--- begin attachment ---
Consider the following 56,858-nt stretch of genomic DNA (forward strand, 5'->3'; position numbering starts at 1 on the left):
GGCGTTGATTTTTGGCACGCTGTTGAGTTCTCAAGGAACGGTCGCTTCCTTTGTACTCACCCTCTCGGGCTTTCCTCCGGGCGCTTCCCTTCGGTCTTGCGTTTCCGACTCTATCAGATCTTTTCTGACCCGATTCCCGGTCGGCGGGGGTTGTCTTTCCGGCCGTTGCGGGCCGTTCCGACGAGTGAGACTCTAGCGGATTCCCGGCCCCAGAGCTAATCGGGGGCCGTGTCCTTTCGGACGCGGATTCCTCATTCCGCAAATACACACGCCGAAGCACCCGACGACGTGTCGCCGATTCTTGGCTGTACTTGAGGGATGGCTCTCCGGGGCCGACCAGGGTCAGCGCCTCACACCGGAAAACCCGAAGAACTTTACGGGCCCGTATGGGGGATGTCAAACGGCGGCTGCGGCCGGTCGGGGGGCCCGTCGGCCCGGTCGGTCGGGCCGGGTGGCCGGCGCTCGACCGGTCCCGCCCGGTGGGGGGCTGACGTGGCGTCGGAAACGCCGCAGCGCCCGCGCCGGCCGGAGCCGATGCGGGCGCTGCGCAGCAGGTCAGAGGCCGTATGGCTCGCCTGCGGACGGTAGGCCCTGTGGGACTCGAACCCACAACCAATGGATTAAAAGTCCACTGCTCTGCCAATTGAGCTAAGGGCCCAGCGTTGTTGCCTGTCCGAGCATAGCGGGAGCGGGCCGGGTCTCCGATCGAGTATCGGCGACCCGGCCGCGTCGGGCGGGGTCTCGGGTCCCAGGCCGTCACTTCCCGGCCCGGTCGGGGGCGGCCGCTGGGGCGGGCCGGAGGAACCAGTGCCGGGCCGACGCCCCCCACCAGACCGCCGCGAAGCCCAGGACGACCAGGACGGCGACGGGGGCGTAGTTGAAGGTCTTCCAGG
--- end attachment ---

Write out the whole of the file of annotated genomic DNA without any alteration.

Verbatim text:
Consider the following 56,858-nt stretch of genomic DNA (forward strand, 5'->3'; position numbering starts at 1 on the left):
GGCGTTGATTTTTGGCACGCTGTTGAGTTCTCAAGGAACGGTCGCTTCCTTTGTACTCACCCTCTCGGGCTTTCCTCCGGGCGCTTCCCTTCGGTCTTGCGTTTCCGACTCTATCAGATCTTTTCTGACCCGATTCCCGGTCGGCGGGGGTTGTCTTTCCGGCCGTTGCGGGCCGTTCCGACGAGTGAGACTCTAGCGGATTCCCGGCCCCAGAGCTAATCGGGGGCCGTGTCCTTTCGGACGCGGATTCCTCATTCCGCAAATACACACGCCGAAGCACCCGACGACGTGTCGCCGATTCTTGGCTGTACTTGAGGGATGGCTCTCCGGGGCCGACCAGGGTCAGCGCCTCACACCGGAAAACCCGAAGAACTTTACGGGCCCGTATGGGGGATGTCAAACGGCGGCTGCGGCCGGTCGGGGGGCCCGTCGGCCCGGTCGGTCGGGCCGGGTGGCCGGCGCTCGACCGGTCCCGCCCGGTGGGGGGCTGACGTGGCGTCGGAAACGCCGCAGCGCCCGCGCCGGCCGGAGCCGATGCGGGCGCTGCGCAGCAGGTCAGAGGCCGTATGGCTCGCCTGCGGACGGTAGGCCCTGTGGGACTCGAACCCACAACCAATGGATTAAAAGTCCACTGCTCTGCCAATTGAGCTAAGGGCCCAGCGTTGTTGCCTGTCCGAGCATAGCGGGAGCGGGCCGGGTCTCCGATCGAGTATCGGCGACCCGGCCGCGTCGGGCGGGGTCTCGGGTCCCAGGCCGTCACTTCCCGGCCCGGTCGGGGGCGGCCGCTGGGGCGGGCCGGAGGAACCAGTGCCGGGCCGACGCCCCCCACCAGACCGCCGCGAAGCCCAGGACGACCAGGACGGCGACGGGGGCGTAGTTGAAGGTCTTCCAGG